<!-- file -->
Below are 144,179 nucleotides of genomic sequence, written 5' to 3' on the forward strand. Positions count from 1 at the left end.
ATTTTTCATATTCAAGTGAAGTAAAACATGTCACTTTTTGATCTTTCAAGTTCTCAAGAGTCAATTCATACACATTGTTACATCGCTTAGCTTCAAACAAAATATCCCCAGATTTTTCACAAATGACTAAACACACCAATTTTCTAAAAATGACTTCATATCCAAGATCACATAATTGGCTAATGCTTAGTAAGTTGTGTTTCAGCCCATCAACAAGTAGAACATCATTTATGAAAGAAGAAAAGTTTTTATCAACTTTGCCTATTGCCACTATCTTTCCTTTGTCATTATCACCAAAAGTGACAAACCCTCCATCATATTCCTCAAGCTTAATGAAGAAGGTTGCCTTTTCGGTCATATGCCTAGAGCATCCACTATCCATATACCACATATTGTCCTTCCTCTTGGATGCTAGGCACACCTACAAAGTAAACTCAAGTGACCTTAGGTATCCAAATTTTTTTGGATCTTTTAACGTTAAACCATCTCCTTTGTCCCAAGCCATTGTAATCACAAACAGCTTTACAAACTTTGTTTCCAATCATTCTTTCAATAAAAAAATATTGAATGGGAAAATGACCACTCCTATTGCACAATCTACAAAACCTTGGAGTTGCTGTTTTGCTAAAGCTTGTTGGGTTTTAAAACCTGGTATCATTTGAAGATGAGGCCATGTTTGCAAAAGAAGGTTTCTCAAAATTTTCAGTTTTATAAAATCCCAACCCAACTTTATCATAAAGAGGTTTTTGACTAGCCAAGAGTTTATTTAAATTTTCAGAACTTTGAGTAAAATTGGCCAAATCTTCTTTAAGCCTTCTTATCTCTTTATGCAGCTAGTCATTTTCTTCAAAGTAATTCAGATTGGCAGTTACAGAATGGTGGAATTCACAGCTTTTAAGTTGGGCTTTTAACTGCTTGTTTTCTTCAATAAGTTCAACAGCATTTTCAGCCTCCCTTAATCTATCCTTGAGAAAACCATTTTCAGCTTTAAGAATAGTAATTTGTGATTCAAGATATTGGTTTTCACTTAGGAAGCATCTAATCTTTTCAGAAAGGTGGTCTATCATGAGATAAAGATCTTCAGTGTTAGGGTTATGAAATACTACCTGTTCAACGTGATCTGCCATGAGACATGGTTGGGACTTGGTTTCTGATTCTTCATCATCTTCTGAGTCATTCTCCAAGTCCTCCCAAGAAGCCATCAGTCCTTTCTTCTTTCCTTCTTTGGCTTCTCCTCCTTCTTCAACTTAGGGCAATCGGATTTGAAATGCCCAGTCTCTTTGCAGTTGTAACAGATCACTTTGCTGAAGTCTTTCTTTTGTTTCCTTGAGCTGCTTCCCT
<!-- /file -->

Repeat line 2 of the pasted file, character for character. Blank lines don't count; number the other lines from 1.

ATTTTTCATATTCAAGTGAAGTAAAACATGTCACTTTTTGATCTTTCAAGTTCTCAAGAGTCAATTCATACACATTGTTACATCGCTTAGCTTCAAACAAAATATCCCCAGATTTTTCACAAATGACTAAACACACCAATTTTCTAAAAATGACTTCATATCCAAGATCACATAATTGGCTAATGCTTAGTAAGTTGTGTTTCAGCCCATCAACAAGTAGAACATCATTTATGAAAGAAGAAAAGTTTTTATCAACTTTGCCTATTGCCACTATCTTTCCTTTGTCATTATCACCAAAAGTGACAAACCCTCCATCATATTCCTCAAGCTTAATGAAGAAGGTTGCCTTTTCGGTCATATGCCTAGAGCATCCACTATCCATATACCACATATTGTCCTTCCTCTTGGATGCTAGGCACACCTACAAAGTAAACTCAAGTGACCTTAGGTATCCAAATTTTTTTGGATCTTTTAACGTTAAACCATCTCCTTTGTCCCAAGCCATTGTAATCACAAACAGCTTTACAAACTTTGTTTCCAATCATTCTTTCAATAAAAAAATATTGAATGGGAAAATGACCACTCCTATTGCACAATCTACAAAACCTTGGAGTTGCTGTTTTGCTAAAGCTTGTTGGGTTTTAAAACCTGGTATCATTTGAAGATGAGGCCATGTTTGCAAAAGAAGGTTTCTCAAAATTTTCAGTTTTATAAAATCCCAACCCAACTTTATCATAAAGAGGTTTTTGACTAGCCAAGAGTTTATTTAAATTTTCAGAACTTTGAGTAAAATTGGCCAAATCTTCTTTAAGCCTTCTTATCTCTTTATGCAGCTAGTCATTTTCTTCAAAGTAATTCAGATTGGCAGTTACAGAATGGTGGAATTCACAGCTTTTAAGTTGGGCTTTTAACTGCTTGTTTTCTTCAATAAGTTCAACAGCATTTTCAGCCTCCCTTAATCTATCCTTGAGAAAACCATTTTCAGCTTTAAGAATAGTAATTTGTGATTCAAGATATTGGTTTTCACTTAGGAAGCATCTAATCTTTTCAGAAAGGTGGTCTATCATGAGATAAAGATCTTCAGTGTTAGGGTTATGAAATACTACCTGTTCAACGTGATCTGCCATGAGACATGGTTGGGACTTGGTTTCTGATTCTTCATCATCTTCTGAGTCATTCTCCAAGTCCTCCCAAGAAGCCATCAGTCCTTTCTTCTTTCCTTCTTTGGCTTCTCCTCCTTCTTCAACTTAGGGCAATCGGATTTGAAATGCCCAGTCTCTTTGCAGTTGTAACAGATCACTTTGCTGAAGTCTTTCTTTTGTTTCCTTGAGCTGCTTCCCT